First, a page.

Georgia US Rep. Greene's effort to curb president’s use of oil reserve passes on second try

Rep. Marjorie Taylor Greene gives a television interview as the House meets for the third day to elect a speaker and convene the 118th Congress in Washington, Thursday, Jan. 5, 2023. (AP Photo/Julio Cortez)
Rep. Marjorie Taylor Greene gives a television interview as the House meets for the third day to elect a speaker and convene the 118th Congress in Washington, Thursday, Jan. 5, 2023. (AP Photo/Julio Cortez)

File this one under, "If at first you don't succeed, try again."

A day after Republican U.S. Rep. Marjorie Taylor Greene's effort to prevent the president from selling oil from the nation's Strategic Petroleum Reserve sprung a major leak Thursday on the Republican-controlled House floor, failing in a lopsided 418 to 14 roll call vote with Tennessee and Georgia Republican and Democratic congressional members voting no, the Northwest Georgia congresswoman came back Friday with two new amendments.

Both of her amendments, which place other restrictions on the reserve's usage, passed on voice votes Friday morning. The underlying bill later passed on a 221-205 recorded vote with one Democrat, Rep. Jared Golden of Maine, joining Republicans.

"Yesterday I introduced an amendment that would take away the president's emergency power to sell our oil from the Strategic Petroleum Reserve and give that authority back to Congress," Greene said in a floor speech Friday. "Since Joe Biden has become president, he has abused the emergency power and sold American oil to our enemies. China was the No. 1 buyer."

She later added "he will no longer be able to trick and deceive the American people by doing business with our enemies."

U.S. Rep. Ted Lieu, a California Democrat, spoke against the amendment.

"Let me tell you what this is all about," Lieu said. "I can summarize this debate of the last two days into one sentence: Joe Biden lowered your gas prices and Republicans are upset about it."

Greene, who was first elected in 2020 and lost her committee assignments under Democratic control only to have them restored under GOP leadership, accused President Joe Biden of selling the oil to depress soaring gas prices so that 2022 midterm elections would "swing Democrats' way."

One of Greene's approved amendments to the bill states that nothing in the act "may be construed to authorize the president to make a determination ... that an emergency situation exists in order for the Secretary of Energy to draw down and sell petroleum products ... for political, non-emergency purposes."

Greene's second amendment "would force" the Strategic Petroleum Reserve to the same level it was on the president's first day of office, she said.

Greene's loss Thursday on her original roll call vote amendment drew widespread news coverage as well as a taunt from U.S. Rep. Alexandria Ocasio-Cortez, the progressive New York congresswoman. The two representatives are known for taking post shots at one another, with each representing the hard-right and hard-left of their respective caucuses.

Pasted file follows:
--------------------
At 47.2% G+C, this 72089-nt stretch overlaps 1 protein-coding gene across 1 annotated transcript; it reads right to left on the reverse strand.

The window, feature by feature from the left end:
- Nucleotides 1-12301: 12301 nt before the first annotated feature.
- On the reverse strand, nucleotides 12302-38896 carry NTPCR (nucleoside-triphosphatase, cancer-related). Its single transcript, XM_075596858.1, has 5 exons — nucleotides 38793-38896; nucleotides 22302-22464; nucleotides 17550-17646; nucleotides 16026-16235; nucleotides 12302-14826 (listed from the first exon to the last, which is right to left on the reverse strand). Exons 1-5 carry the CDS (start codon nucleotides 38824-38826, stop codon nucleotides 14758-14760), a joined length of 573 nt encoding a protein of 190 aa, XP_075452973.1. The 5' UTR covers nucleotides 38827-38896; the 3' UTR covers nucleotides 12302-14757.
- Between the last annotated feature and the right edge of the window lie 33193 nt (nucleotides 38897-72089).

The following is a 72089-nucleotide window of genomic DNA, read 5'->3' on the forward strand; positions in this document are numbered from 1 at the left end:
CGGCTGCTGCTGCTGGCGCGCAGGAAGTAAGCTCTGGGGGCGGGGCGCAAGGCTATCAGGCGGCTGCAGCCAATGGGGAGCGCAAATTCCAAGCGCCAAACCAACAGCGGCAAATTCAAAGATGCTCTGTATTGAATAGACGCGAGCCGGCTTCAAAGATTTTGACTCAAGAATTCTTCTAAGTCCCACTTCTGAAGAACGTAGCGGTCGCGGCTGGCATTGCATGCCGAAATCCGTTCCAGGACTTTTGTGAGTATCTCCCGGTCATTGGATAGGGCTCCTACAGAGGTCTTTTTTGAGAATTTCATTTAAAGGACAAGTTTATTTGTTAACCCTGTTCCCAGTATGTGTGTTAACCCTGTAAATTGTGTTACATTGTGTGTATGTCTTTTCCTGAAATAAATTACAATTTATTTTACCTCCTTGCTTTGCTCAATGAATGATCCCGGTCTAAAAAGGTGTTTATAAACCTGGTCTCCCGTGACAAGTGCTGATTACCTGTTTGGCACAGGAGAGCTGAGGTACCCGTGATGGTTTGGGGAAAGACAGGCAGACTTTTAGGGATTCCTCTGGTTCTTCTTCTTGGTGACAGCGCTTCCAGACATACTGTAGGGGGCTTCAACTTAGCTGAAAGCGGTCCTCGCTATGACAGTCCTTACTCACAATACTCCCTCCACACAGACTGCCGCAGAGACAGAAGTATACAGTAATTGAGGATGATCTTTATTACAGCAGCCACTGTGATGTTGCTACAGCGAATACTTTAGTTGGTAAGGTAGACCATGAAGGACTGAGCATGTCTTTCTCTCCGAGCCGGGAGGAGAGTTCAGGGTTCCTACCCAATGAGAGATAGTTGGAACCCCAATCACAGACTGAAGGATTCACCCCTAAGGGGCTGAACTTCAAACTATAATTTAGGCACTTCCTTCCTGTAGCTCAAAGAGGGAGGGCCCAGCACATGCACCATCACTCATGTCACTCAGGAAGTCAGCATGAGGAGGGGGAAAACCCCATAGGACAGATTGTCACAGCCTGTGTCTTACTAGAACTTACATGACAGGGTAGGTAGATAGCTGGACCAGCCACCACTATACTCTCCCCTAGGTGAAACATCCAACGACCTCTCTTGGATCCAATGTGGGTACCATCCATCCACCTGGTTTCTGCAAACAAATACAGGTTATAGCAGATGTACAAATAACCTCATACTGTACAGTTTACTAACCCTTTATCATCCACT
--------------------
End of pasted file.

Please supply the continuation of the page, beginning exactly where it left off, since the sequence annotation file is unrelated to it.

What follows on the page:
"Woof," Ocasio-Cortez tweeted Thursday following Greene's initial failure to amend the bill via the recorded roll call vote. "Even my psilocybin amendment did better than this."

Greene on Friday also lavished criticism of some news organizations for their coverage of her bill's initial belly flop.

U.S. Rep. Chuck Fleischmann, R-Ooltewah, said in a statement following Friday's vote on Greene's revised legislation that the Strategic Petroleum Reserve "was created to ensure that the United States has access to emergency oil reserves in case of disruptions to the global or domestic oil market.

"The SPR was never intended to be used as a political tool to cover up policy failures resulting from the Biden Administration's war on American-made energy," Fleischmann added. "Since November 2021, President Biden has drained an unprecedented 250 million barrels of oil, more than 40% of the stockpile, from the SPR, leaving it at its lowest level since 1984. Because of Biden's actions, America is at a high risk of not having the oil reserves we need to function in case of a national emergency."

Fleischmann and fellow Tennessee U.S. Reps. Scott DesJarlais of Sherwood and Tim Burchett of Knoxville all voted Thursday against Greene's amendment, as did Republican Andrew Clyde of Georgia. Because Greene's amendment Friday was on an unrecorded voice vote, it's not clear how they voted. But all four lawmakers voted for the final, amended bill in the recorded roll, according to the House website.

Biden announced the release in November 2021 as part of ongoing efforts to lower soaring fuel prices and to address shortages accelerating problems across the globe. The administration said last month it will start to replenish the reserve now that oil prices have gone down, The Associated Press reported.

House Republicans' overall bill has a slick uphill slope ahead of it in the Democratic-led Senate, where there initially appears to be few prospects for what has publicly been described as a "messaging" bill aimed at putting Democrats on the spot. Even if successful in the upper chamber, it would likely face a veto from Biden.

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